Rice Bran Oil: It is a relatively new oil that is extracted from rice bran and is gaining popularity. It is not very expensive. Rice bran oil is a unique edible oil with many nutritional benefits, as compared to other edible oils. It is rich in monounsaturated fatty acids and has cholesterol-lowering properties due to the presence of a minor component called oryzanol. It contains natural vitamin E, which is an antioxidant. It also contains squalene, which is good for the skin. It is the ideal cooking oil since it has good stability (it does not decompose at high temperatures to form toxic compounds) and is suitable for deep-frying. Studies have shown that snacks prepared in rice bran oil absorb 12-25 per cent less oil than those prepared in groundnut oil. (From http://food.sify.com/articles/Healthy_cooking_oil_for_the_family-263264)
Then there are others like soyabean oil and canola oil, which are not used in indian cooking significantly.
Some other fats used for cooking.
Ghee: Also prepared from milk fat, ghee or clarified butter is an essential item in Indian cuisine. Nutritionally, like butter, it also contains saturated fats and cholesterol which, when consumed in excess, leads to heart disease. Using small amounts of ghee to season foods is not harmful. Just avoid sweets and other dishes prepared with large quantities of ghee.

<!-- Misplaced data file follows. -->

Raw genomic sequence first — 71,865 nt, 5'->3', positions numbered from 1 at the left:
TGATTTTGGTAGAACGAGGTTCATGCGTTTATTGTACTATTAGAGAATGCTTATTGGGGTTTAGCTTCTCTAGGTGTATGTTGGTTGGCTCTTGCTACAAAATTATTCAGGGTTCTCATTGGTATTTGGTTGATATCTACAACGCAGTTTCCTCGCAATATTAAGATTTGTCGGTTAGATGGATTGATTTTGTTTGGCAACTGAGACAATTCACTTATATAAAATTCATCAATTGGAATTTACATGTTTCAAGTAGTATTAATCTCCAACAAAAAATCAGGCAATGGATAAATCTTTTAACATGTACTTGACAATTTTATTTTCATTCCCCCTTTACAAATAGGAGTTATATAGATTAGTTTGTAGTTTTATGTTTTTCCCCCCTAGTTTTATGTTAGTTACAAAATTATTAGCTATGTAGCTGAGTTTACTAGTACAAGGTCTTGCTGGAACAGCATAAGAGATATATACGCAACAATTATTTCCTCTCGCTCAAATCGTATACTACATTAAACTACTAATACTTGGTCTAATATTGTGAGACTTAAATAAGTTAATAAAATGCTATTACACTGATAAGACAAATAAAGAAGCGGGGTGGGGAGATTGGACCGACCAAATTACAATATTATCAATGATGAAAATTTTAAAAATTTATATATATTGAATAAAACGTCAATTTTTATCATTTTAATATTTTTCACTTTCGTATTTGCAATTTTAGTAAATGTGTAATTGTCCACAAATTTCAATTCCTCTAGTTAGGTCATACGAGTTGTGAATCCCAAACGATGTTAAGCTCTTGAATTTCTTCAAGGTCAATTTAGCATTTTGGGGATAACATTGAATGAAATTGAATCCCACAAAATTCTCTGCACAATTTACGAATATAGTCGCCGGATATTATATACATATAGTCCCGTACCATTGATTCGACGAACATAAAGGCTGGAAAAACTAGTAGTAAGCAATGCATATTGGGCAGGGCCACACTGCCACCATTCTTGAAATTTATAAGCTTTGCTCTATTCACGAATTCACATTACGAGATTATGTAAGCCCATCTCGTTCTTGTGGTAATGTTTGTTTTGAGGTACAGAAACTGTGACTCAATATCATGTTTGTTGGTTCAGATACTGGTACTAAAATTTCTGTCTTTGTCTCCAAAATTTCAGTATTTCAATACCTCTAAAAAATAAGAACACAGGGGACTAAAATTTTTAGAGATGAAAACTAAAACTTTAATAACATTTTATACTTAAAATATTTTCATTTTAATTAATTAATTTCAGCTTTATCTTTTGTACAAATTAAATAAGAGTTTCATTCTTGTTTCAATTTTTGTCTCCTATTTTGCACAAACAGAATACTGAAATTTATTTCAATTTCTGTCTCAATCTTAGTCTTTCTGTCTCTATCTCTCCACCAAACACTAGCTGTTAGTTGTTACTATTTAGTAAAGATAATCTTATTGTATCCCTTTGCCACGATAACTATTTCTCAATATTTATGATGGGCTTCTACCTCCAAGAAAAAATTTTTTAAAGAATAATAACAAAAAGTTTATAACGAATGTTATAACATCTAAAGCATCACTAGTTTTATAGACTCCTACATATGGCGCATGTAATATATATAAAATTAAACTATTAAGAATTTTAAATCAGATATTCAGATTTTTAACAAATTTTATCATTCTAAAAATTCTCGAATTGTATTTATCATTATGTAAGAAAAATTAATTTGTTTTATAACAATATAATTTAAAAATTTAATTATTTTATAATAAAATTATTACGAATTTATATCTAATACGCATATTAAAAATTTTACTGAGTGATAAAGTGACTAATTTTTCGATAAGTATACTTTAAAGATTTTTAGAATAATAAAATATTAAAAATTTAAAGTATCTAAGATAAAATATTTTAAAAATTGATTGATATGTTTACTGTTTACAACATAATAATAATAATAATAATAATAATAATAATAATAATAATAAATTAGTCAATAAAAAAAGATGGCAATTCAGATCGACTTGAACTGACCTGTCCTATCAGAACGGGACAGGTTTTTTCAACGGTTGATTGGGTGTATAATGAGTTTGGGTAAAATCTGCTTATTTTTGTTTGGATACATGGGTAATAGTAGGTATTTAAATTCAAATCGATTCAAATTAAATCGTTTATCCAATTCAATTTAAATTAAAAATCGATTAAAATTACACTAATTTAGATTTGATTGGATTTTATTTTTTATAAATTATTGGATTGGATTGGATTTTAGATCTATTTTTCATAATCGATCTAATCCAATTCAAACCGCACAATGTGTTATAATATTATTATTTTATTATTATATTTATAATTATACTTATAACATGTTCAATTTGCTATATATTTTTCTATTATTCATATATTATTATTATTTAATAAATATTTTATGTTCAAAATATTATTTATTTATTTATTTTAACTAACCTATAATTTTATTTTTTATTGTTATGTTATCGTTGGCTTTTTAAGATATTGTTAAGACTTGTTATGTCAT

Vanaspati: It is nothing but a mixture of vegetable oils that have been converted to solid form by the addition of hydrogen. Hydrogenated fat is used as a ghee substitute in cooking as well in the production of bakery products, sweets and snack items. When vanaspati is made, trans fatty acids are also produced; these increase the risk of heart disease when consumed in excess and are best avoided.
The Dos and Don`ts of reusing oil
Most of us are aware that reusing oils is dangerous as the food residue can turn carcinogenic, yet reuse is common. According to the International Olive Council, the digestibility of olive oil is not affected when it is heated, even when it is reused several times for frying. The smoking point of any oil comes down when reheated â€“ besides we should also find out how long the oil was in the pan. On the other hand, if the oil was heated for just 5-10 minutes, then you may reuse it the very same day in other preparations so that there is no time for polymers to form.
Here are some tips to reuse or discard oil safely:
- Decant, filter and strain the oil through a few layers of cheesecloth or filter paper.
- Make sure the oil has not been exposed to prolonged heat as that accelerates rancidity.
- Don`t mix different types of oil.
- If there was too much salt in the substance fried, then avoid reuse.